On November 10, 2020, “Teaching & Doing Theology in Real Time: Summer 2020 and Black Lives Matter,” the first virtual panel conversation was held. Ethicist and CTEWC member Craig Ford[1] asked: “How can I create an antiracist classroom, where the preferential option for the poor and vulnerable is not only a theme of Catholic social teaching, but becomes an epistemic principle, a way of coming to knowledge about ourselves, the world around us, and God?”  Nancy Pineda-Madrid challenged CTSA members to hear the call of Black Lives Matter as one challenging us as theologians and to extend this urgency to listening to other minoritized groups as wel; especially in response to the US/Mexico border crisis and increasing racial targeting of Asian Americans during covid-19.l. Despite some anti-racist efforts, noted Jeannine Hill Fletcher, predominantly white North American Catholic colleges and universities never fully seem to grapple with the idea of real redress and reparation (perhaps the one recent exception being Georgetown University, which has begun publicly grappling with its history of slave-owning and the Jesuits sale of 272 enslaved persons in 1838).  Perhaps surprisingly, perhaps not, 2021 began with its own inflection point – the insurrection on the United States Capitol on January 6th. In response, the CTSA held a virtual session, “Christianity and US Politics After the Epiphany Insurrection,”  to note and examine the intersections of white supremacy and Christianity. CTEWC members Anna Floerke Scheid and Stan Chu Ilo, as well as theologian J. Bryan Hehir and CTSA member Leo Guardado, offered analysis and challenge to “do theology that is capable of responding to the ongoing polarization in this country.”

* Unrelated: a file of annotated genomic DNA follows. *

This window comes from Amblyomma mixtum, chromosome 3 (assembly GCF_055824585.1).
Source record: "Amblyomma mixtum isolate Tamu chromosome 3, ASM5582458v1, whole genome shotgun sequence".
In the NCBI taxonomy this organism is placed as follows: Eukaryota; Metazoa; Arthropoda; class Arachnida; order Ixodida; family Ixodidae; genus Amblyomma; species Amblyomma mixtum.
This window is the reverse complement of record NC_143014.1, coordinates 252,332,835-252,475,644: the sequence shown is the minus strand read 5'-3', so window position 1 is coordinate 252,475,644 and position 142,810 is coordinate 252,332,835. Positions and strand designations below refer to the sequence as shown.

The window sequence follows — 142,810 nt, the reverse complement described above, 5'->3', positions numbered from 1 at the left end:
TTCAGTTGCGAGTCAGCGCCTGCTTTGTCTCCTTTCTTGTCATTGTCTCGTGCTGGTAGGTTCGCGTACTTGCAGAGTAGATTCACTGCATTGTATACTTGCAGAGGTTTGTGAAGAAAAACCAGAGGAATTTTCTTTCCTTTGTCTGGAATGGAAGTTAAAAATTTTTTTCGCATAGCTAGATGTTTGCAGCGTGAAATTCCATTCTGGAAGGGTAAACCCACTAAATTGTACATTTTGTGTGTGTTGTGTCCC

Both these events highlighted the ways that, as theologians, we are all called to openly acknowledge and dismantle the nexus of white supremacy and Christianity in the United States. As both the board statement and subsequent events note, doing so requires unmasking the historical and ongoing complicity of the Church in the United States with white supremacy. The weight of this task, M. Shawn Copeland powerfully argued in her 2021 CTSA plenary, needs to rest on the shoulders of white theologians. Lamenting “relentless white supremacy,” Copeland contended that the Board statement did not go far enough. She issued a strong challenge, “What kind of Catholic theologians are we, if racial justice is deemed optional to Christian discipleship? This is an altar call: I ask you to pledge here and now to take action in the coming Fall semester to introduce and facilitate discussion in your parish, during Advent and/or Lent,  of  a  theological  work  that  addresses racism or that offers  a Black, Indigenous, Mexican American, Latinx, or Asian perspective.”